You may encounter a bewildering number of strange new terms when you decide to try out live action roleplaying. These can be confusing and even vary greatly from game to game. Below are some you may encounter in Altera Awakens and other LARPs that share a similar background.
Ambush Alley: Originally, this referred to a very dark (yet still inexplicably combat-safe) stretch of path between the Craft Building and the Unit 2 Lodge at AH Stephens state park. The underbrush left only a narrow path, and despite its relatively central location on site, it was the scene of a huge number of monster ambushes. As the underbrush was cut back several years ago, but the term is still used generically for any dark path that is obviously ideal for ambushes by monsters.
Basic Blacks: This refers to basic attire that is worn when a player is volunteering to NPC or Monster. Black shirts and pants are preferred to be worn, as it provides an easy and nondescript base for costuming.
BGAs (also IBGAs): Between Game Actions. Submitted after a game event, as part of checkout or feedback, these are limited tasks a PC can take between game events, or “Gatherings.” The exact number of BGAs and their scope vary from LARP to LARP but they generally are used to set up actions and events for the coming game event, rather than replace actual game play. An excellent rule is to ask for what you want in BGAs, but be willing to change your actions based on what the Staff tells you.
Blanket: This refers to the amount of Experience Points that everyone receives for paying for an event.
Boffer: A simulated weapon, padded with foam, covered in duct tape, dacron, or other material. Latex weapons are not technically boffers, but can be used in what is referred to as, “boffer LARPing,” that is to say, live-action combat, as opposed to non-combat, or “Parlor” or “Theater” LARPs.
Boss: An extremely high-powered monster, tied into a specific plot or storyline, just like in video games. This can be a major campaign villain, or a major monster that must be defeated before the storyline may progress.
Brew or Potion: A consumable item, generally represented by a tag, which is destroyed upon use. Combat brews that are thrown are represented by packets. Brews or Potions are created with the Alchemy production skill in Altera Awakens.
Build: See also Experience Points. These are the points with which characters purchase abilities. New Characters are built with a set amount of Starting Build that is a portion of the current maximum build available in game. After character creation, active players earn additional Experience Points or Build by attending game events.
Button-Pusher: From “Apple Bitin’ Button Pusher,” a player who takes risks without necessarily considering the consequences to themselves, and more importantly others.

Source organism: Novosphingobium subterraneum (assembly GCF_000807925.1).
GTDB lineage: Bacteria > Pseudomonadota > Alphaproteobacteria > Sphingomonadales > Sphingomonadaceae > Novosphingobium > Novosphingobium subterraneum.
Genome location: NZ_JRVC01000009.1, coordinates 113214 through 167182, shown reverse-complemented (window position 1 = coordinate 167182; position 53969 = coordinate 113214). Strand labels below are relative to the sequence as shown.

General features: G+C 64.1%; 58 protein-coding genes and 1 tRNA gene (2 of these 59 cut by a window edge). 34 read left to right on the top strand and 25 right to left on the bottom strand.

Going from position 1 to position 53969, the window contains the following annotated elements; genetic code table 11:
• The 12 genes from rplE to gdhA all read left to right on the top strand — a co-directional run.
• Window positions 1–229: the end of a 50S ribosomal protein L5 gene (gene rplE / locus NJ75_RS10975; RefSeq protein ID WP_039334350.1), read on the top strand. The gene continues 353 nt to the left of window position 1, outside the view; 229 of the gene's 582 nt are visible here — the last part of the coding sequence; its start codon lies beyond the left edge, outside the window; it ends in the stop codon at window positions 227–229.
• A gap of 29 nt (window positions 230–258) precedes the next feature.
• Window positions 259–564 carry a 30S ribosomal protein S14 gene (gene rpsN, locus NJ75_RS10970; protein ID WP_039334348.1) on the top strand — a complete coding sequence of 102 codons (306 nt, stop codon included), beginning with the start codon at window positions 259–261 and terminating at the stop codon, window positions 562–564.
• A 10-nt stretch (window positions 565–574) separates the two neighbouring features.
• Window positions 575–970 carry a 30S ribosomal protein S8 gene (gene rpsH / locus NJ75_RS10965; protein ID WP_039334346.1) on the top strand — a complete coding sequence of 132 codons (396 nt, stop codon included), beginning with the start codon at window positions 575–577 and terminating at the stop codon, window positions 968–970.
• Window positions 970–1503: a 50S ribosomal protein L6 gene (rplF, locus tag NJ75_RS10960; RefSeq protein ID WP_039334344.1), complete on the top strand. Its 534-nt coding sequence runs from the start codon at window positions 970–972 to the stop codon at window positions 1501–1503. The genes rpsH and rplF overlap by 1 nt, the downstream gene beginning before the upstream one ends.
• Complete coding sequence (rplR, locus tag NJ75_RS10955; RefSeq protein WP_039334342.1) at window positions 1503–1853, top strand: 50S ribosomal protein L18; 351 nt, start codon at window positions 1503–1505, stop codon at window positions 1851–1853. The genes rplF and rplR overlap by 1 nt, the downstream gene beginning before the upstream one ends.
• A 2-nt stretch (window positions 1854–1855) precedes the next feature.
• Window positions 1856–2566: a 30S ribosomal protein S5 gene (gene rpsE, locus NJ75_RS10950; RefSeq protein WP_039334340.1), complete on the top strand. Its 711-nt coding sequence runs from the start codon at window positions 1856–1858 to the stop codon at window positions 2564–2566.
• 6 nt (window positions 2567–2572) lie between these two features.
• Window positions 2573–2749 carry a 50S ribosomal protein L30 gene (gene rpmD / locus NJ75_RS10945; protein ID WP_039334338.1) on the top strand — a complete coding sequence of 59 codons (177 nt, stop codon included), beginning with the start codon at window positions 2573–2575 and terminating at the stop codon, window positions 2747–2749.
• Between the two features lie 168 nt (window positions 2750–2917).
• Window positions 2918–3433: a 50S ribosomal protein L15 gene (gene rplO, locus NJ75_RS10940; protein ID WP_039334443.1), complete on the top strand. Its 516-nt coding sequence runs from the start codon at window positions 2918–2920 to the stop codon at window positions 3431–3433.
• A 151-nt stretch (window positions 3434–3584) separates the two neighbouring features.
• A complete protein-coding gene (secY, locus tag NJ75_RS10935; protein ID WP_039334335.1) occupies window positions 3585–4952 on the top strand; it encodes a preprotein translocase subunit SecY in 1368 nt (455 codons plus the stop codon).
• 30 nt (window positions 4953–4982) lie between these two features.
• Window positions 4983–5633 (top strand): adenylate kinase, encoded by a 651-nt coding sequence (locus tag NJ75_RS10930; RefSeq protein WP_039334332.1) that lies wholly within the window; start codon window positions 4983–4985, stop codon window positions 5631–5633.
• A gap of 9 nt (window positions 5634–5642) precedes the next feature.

Camp Over: An event that occurs at a primitive campsite. This means there are no cabins or showers, but there are usually bathrooms and running water within walking distance. Players sleep in tents that they bring themselves. Sometimes called a “Two-Day,” theoretically beginning on a Saturday morning and running till Sunday evening, though they do often last as long as the usual 3-day event.
Charging: Crowding an opponent so that they must retreat or step aside to avoid physical contact, considered unsafe behavior. A player may be removed from combat and event prohibited from attending events for unsafe behavior.
Check Out (also Feedback): A form or email sent after a game event. Allows players to provide information about what they accomplished during an event, any concerns they have and general feedback. They are used to help improve future events, both for the individual and the community.
Cheese: Fudging or intentionally misinterpreting rules, typically to one’s benefit. This can be include things like creatively interpreting how firm a “firm hit” must be to count as actual damage, claiming not to hear “voice” delivered effects, or jumping backwards after someone has called an area effecting power.
Claws: Boffers made with red tape or dacron, usually in small (dagger size) or short (shortsword size) length. Claws imply natural weaponry, and as such, cannot be disarmed. Many monsters use claws as their default weapons.
Closing Ceremonies: A final address of plot to the player-base, at the end of an event, after Game-Off. Some events do not have a Closing Ceremonies.
Cobbler (going to see): Doing one’s volunteer time as a PC is often referred to as “Going to see the Cobbler”, so as to have a vaguely in-play way to refer to it and explain the character’s absence from play.
Corkscrewing: The practice of walking around a character who is on their knees and can’t move their legs, forcing them to spin around rapidly to continuing fighting. This is deemed unsafe behavior and sportsmanship violation.